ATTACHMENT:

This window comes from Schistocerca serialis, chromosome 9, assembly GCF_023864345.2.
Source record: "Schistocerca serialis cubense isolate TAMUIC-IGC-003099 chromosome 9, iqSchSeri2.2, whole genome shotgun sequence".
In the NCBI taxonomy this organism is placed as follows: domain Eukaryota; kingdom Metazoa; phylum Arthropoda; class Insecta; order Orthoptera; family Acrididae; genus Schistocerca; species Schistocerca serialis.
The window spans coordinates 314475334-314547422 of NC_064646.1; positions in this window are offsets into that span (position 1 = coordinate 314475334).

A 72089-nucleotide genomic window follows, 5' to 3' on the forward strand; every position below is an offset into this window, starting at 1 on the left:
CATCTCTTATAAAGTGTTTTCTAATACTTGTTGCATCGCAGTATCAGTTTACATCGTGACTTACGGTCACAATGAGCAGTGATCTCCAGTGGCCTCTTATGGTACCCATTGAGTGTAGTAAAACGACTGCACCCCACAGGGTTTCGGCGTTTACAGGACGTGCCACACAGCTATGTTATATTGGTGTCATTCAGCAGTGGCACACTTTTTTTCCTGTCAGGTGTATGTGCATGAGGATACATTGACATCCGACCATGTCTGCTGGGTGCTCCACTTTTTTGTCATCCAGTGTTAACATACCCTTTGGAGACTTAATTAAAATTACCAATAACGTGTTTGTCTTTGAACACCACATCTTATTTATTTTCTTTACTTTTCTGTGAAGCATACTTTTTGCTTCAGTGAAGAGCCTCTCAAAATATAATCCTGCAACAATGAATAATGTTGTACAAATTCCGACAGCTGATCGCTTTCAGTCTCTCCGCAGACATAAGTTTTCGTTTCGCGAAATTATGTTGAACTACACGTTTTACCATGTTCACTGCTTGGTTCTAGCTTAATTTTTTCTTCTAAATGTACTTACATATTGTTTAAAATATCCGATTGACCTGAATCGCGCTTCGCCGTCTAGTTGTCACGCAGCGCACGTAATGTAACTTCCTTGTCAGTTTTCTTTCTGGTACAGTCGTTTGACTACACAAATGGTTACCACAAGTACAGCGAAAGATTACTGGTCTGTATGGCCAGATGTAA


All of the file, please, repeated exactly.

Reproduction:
This window comes from Schistocerca serialis, chromosome 9, assembly GCF_023864345.2.
Source record: "Schistocerca serialis cubense isolate TAMUIC-IGC-003099 chromosome 9, iqSchSeri2.2, whole genome shotgun sequence".
In the NCBI taxonomy this organism is placed as follows: domain Eukaryota; kingdom Metazoa; phylum Arthropoda; class Insecta; order Orthoptera; family Acrididae; genus Schistocerca; species Schistocerca serialis.
The window spans coordinates 314475334-314547422 of NC_064646.1; positions in this window are offsets into that span (position 1 = coordinate 314475334).

A 72089-nucleotide genomic window follows, 5' to 3' on the forward strand; every position below is an offset into this window, starting at 1 on the left:
CATCTCTTATAAAGTGTTTTCTAATACTTGTTGCATCGCAGTATCAGTTTACATCGTGACTTACGGTCACAATGAGCAGTGATCTCCAGTGGCCTCTTATGGTACCCATTGAGTGTAGTAAAACGACTGCACCCCACAGGGTTTCGGCGTTTACAGGACGTGCCACACAGCTATGTTATATTGGTGTCATTCAGCAGTGGCACACTTTTTTTCCTGTCAGGTGTATGTGCATGAGGATACATTGACATCCGACCATGTCTGCTGGGTGCTCCACTTTTTTGTCATCCAGTGTTAACATACCCTTTGGAGACTTAATTAAAATTACCAATAACGTGTTTGTCTTTGAACACCACATCTTATTTATTTTCTTTACTTTTCTGTGAAGCATACTTTTTGCTTCAGTGAAGAGCCTCTCAAAATATAATCCTGCAACAATGAATAATGTTGTACAAATTCCGACAGCTGATCGCTTTCAGTCTCTCCGCAGACATAAGTTTTCGTTTCGCGAAATTATGTTGAACTACACGTTTTACCATGTTCACTGCTTGGTTCTAGCTTAATTTTTTCTTCTAAATGTACTTACATATTGTTTAAAATATCCGATTGACCTGAATCGCGCTTCGCCGTCTAGTTGTCACGCAGCGCACGTAATGTAACTTCCTTGTCAGTTTTCTTTCTGGTACAGTCGTTTGACTACACAAATGGTTACCACAAGTACAGCGAAAGATTACTGGTCTGTATGGCCAGATGTAA